Intelligent Agents with Personality: From Adjectives to Behavioral Schemes

Intelligent Agents with Personality: From Adjectives to Behavioral Schemes

François Bouchet (McGill University, Canada) and Jean-Paul Sansonnet (LIMSI-CNRS, France)
DOI: 10.4018/978-1-4666-1628-8.ch011
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Conversational agents are a promising interface between humans and computers, but to be acceptable as the virtual humans they pretend to be, they need to be given one of the key elements used to define human beings: a personality. As existing personality taxonomies have been defined only for description, the authors present in this chapter a methodology dedicated to the definition of a computationally-oriented taxonomy, in order to use it to implement personality traits in conversational agents. First, a significant set of personality-traits adjectives is registered from thesaurus sources. Then, the lexical semantics related to personality-traits is extracted while using the WordNet database, and it is given a formal representation in terms of so-called Behavioral Schemes. Finally, the authors propose a framework for the implementation of those schemes as influence operators controlling the decision process and the plan/action scheduling of a rational agent.
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Context: Intelligent Agents for Assisting Human Users

Intelligent agents are autonomous software entities, which perceive their environment and acts on it to accomplish their goals. Among elements of the environment of such agents are human beings. Some categories of agents have been more and more in interaction with human users, sometimes becoming themselves the interface between the users and the system they want to use. Those are called the conversational agents (Maes, 1994; Cassell, Bickmore, Billinghurst, Campbell, Chang, Villiamsson, & Yan, 1999), and as many tend to be there to provide them with some kind of assistance, we’ll therefore focus here on this subcategory of agents that are the intelligent assistant agents (further referred to simply as agents). In that kind of situation, three entities are in bilateral interaction (a human user U, an intelligent assistant agent A, and a computer system S), where the user performs some activity on/with the system, and, at times, they can solicit the agent for general advice or for direct help upon the system or the task at hand, in which case the agent might have to interact with the system directly, on behalf of the user. In such a situation (further called a UAS situation), one can see that agents need to be both able to interact with:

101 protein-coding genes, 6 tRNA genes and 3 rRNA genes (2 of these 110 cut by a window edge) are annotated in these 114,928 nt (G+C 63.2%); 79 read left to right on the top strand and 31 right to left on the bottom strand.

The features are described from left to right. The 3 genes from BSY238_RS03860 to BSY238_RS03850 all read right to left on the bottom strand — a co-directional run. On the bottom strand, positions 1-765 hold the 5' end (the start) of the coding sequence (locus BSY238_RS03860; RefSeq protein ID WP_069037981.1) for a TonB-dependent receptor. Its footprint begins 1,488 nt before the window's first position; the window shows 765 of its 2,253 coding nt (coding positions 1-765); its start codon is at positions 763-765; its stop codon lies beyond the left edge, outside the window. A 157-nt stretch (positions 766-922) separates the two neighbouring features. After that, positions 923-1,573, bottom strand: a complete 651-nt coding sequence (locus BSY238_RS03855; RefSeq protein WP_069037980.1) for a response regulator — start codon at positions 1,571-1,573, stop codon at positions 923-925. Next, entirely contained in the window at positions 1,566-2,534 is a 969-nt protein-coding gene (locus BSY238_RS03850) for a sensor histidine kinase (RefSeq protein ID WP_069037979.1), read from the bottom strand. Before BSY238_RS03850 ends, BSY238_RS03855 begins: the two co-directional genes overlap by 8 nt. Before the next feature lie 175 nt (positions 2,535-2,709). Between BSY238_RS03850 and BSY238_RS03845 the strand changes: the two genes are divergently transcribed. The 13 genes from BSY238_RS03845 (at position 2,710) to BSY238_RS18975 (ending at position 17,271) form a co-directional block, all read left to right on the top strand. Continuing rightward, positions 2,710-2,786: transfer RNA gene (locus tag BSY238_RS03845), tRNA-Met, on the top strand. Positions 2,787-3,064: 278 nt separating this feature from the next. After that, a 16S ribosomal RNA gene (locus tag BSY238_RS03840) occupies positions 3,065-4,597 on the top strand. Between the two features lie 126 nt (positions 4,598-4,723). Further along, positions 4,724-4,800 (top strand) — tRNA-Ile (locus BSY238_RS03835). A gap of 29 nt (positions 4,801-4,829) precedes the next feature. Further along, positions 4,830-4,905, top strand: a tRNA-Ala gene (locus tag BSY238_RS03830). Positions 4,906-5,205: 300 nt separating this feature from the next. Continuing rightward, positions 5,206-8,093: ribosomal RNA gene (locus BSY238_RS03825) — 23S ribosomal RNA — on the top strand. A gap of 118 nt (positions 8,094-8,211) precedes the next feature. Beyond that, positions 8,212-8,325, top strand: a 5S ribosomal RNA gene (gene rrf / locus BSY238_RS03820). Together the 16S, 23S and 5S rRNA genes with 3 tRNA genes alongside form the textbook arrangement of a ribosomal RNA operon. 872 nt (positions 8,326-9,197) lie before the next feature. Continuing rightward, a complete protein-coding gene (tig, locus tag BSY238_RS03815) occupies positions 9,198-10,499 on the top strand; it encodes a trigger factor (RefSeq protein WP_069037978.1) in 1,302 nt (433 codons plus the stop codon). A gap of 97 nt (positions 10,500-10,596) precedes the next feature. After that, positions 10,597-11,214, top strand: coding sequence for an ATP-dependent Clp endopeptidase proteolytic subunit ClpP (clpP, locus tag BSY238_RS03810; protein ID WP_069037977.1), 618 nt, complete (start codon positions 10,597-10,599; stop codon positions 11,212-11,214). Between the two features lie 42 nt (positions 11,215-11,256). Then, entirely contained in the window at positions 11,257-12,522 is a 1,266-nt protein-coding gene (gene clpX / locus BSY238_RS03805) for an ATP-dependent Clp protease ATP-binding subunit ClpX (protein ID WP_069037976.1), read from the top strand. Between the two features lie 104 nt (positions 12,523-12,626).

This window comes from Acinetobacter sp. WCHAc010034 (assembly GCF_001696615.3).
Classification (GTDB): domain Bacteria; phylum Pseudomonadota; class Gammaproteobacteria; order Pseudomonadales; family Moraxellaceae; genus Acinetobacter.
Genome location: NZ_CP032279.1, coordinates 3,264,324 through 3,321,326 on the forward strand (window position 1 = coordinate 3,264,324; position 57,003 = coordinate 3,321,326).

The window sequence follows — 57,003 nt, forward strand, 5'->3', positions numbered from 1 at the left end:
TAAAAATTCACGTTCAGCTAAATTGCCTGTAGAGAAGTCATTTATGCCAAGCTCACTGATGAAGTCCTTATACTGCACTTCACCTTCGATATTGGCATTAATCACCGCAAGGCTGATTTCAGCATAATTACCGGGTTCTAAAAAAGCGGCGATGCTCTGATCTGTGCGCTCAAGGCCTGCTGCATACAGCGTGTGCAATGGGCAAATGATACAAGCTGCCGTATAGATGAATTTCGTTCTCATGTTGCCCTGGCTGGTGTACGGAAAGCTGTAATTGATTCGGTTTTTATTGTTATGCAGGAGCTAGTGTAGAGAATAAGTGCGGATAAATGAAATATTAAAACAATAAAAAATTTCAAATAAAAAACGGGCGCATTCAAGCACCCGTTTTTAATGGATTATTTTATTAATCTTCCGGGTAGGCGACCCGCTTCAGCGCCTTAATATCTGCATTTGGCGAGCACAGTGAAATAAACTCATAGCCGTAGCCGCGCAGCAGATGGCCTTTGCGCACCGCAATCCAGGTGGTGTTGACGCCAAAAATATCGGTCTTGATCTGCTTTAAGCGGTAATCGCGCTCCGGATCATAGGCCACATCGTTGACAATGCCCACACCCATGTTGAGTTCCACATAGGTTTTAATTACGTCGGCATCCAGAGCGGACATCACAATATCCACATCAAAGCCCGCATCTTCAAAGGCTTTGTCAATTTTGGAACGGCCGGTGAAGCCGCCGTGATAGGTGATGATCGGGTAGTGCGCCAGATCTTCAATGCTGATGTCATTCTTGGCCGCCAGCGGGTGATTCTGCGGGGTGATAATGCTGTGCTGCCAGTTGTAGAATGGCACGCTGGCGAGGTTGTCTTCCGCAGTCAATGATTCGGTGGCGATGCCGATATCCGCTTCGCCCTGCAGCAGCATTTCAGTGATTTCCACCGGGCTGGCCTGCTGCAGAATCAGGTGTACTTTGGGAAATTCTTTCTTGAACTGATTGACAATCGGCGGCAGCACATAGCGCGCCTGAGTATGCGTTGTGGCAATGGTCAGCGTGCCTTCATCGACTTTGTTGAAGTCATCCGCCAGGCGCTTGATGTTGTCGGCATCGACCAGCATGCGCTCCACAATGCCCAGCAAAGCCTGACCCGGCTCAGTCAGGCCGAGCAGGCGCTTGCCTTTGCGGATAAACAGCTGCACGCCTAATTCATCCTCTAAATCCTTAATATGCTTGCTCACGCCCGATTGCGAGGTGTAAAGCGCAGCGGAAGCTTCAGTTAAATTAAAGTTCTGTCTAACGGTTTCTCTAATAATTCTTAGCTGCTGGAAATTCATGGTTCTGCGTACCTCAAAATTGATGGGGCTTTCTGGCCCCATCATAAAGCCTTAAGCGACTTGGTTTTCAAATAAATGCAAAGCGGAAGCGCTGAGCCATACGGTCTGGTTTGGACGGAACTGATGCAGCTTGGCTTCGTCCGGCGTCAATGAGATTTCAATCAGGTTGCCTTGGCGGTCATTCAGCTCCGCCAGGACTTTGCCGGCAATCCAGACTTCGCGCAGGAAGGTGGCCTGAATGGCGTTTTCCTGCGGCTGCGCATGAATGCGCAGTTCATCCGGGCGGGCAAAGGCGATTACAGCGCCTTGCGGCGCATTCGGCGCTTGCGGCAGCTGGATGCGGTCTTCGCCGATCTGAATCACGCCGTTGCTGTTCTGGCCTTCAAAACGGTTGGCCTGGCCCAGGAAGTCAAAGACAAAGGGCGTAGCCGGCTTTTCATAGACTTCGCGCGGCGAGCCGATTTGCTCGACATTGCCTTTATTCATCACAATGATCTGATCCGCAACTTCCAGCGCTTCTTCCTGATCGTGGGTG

• A symbolic model of the application and a rational reasoning capacity about that model. In the following, we will refer to this part of an agent as the “rational agent.” Actually, intelligent assistant agents should be able to interact with a system in the same way as autonomous agents achieve practical reasoning, in order to perform tasks in a given environment.

  • The user, which requires: a) a conversational interface, which is often multimodal; b) processing, in a rational way, the input of user's requests in order to produce as output factual replies c) expressing the answers in a way that would look and sound similar to how a human being assisting the user in the same task would.

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